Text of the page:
Is it possible to make a case of strict liability for injury caused by a boisterous dog? The Inner House has clarified the hurdles to be overcome

The recent Inner House decision in Welsh v Brady [2009] CSIH 60 (9 July 2009) provides helpful clarification of the law relating to injuries caused by animals where the circumstances preclude a finding of strict liability in terms of s 1(3) of the Animals (Scotland) Act 1987. In other words, if an animal does not kill or injure severely a pursuer by “biting or otherwise savaging, attacking or harrying”, is it still possible to argue that strict liability should attach in terms of the Act?

The pursuer had been walking her golden retriever in a field near her home. The defender was walking his black labrador Ebony in the same field. Neither dog was on a lead. Ebony ran towards the pursuer and collided with her, severely injuring her right knee. There was no suggestion that Ebony had “savaged, attacked or harried” the pursuer within s 1(3) of the Act. It was therefore necessary to argue that strict liability should attach in terms of s 1(1)(b). The Lord Ordinary held that there was no negligence at common law, nor was the defender liable under s 1(1)(b). The pursuer appealed against the latter finding.

Section 1(1) of the Act states that “a person shall be liable for any injury or damage caused by an animal if – (a) at the time of the injury or damage complained of, he was a keeper of the animal; (b) the animal belongs to a species whose members generally are by virtue of their physical attributes or habits likely (unless controlled or restrained) to injure severely or kill persons or animals, or damage property to a material extent; and (c) the injury or damage complained of is directly referable to such physical attributes or habits”.

There was no dispute that s 1(1)(a) and (c) were satisfied. The debate therefore focused on whether or not Ebony satisfied the test of likelihood of severe injury in s 1(1)(b)).

Step by step

The Lord Ordinary found that Ebony weighed 25kg. She was a large, lively, boisterous animal who did not always respond to verbal commands from the defender. It was accepted that Ebony must have struck the pursuer with considerable force given the severity of injury.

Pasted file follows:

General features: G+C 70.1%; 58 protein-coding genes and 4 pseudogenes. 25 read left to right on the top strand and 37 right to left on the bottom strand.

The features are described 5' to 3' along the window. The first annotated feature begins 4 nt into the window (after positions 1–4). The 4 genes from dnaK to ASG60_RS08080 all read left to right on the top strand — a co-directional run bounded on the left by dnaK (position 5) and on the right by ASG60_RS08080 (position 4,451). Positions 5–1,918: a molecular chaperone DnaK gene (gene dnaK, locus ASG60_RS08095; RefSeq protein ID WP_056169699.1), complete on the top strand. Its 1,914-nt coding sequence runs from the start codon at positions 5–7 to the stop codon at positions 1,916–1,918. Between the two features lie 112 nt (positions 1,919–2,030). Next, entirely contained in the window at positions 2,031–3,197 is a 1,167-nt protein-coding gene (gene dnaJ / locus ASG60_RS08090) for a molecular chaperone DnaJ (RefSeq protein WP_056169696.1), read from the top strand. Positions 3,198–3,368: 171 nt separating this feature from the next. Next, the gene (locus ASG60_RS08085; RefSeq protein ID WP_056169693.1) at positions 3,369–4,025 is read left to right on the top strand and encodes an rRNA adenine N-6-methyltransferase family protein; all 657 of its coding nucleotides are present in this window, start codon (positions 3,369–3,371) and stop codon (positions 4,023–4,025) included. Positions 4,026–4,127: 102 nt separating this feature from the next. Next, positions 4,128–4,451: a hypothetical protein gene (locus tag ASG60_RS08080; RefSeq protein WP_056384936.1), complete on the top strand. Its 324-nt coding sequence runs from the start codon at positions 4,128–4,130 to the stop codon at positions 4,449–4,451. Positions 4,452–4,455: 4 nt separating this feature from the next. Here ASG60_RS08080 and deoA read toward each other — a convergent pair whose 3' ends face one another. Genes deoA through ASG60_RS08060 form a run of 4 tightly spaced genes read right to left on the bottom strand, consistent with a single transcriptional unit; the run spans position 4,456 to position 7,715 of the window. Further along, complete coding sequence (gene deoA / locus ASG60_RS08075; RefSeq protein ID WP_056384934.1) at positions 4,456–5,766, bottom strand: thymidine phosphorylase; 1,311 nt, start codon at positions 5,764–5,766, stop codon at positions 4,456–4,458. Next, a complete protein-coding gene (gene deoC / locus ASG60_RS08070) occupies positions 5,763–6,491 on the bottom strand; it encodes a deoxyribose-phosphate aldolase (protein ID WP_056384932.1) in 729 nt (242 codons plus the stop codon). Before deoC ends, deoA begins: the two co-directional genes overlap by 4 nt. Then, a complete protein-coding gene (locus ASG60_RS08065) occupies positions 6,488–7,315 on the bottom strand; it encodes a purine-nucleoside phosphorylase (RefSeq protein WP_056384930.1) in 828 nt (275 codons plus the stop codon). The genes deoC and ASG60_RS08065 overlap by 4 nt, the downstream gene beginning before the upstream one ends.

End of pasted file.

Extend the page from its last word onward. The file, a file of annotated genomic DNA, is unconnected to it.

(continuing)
The Inner House held that for a pursuer to satisfy the requirements of s 1(1)(b) it is necessary first to identify the species of animal under consideration. By s 1(2)(a) a species includes “a form or variety of the species or a sub-division of the species, or the form or variety, identifiable by age, sex or such other criteria as are relevant to the behaviour of animals”.

Having identified the species, the next question is whether its “members generally” are “likely” to do certain things and, if they are, is that “by virtue of their physical attributes or habits”? While some characteristics

of the animal may be relevant in defining the “species” (e.g. age or sex), the characteristics of that particular animal are not relevant once the species itself is identified. The focus is therefore placed on the species, not on the individual animal in question.

The next step is to identify the relevant “physical attributes or habits” which are shared by members of the species. Finally, one must question whether members of that species are “likely”, by virtue of those physical attributes or habits, unless controlled or restrained, to injure or kill persons.

The causation test in s 1(1)(c) requires that the injury complained of must be “directly referable” to the physical attributes or habits considered under s 1(1)(b).




The court emphasised that before there can be a finding of strict liability under s 1, evidence must be led, and a finding made, about the physical attributes and habits of the members generally of the species in question. Whilst there is no requirement for expert evidence, it is probably wise to secure an opinion and lead evidence from an independent expert such as a veterinary surgeon or a consultant in animal behaviour.


The reclaiming motion failed. It was held that the evidence led (which included expert evidence from an experienced dog handler) fell short of meeting the criteria in s 1(1)(b). The evidence did not establish that black labradors are, by virtue of their physical attributes or habits, likely to injure severely or kill persons. However, the guidance in the judgment means it is arguably still possible for a pursuer to succeed in proving a case under s 1(1)(b), provided the evidence led addresses all the statutory criteria set out above.


The Inner House also made it quite clear that if a pursuer’s injury is “directly referable” to biting, savaging, attacking or harrying by a dog then strict liability must attach in terms of s 1(3). It is not then necessary to look any further into the physical attributes or habits of that species of dog.




Ruth Kelliher is an associate with Digby Brown LLP and acted for the pursuer in Welsh v Brady


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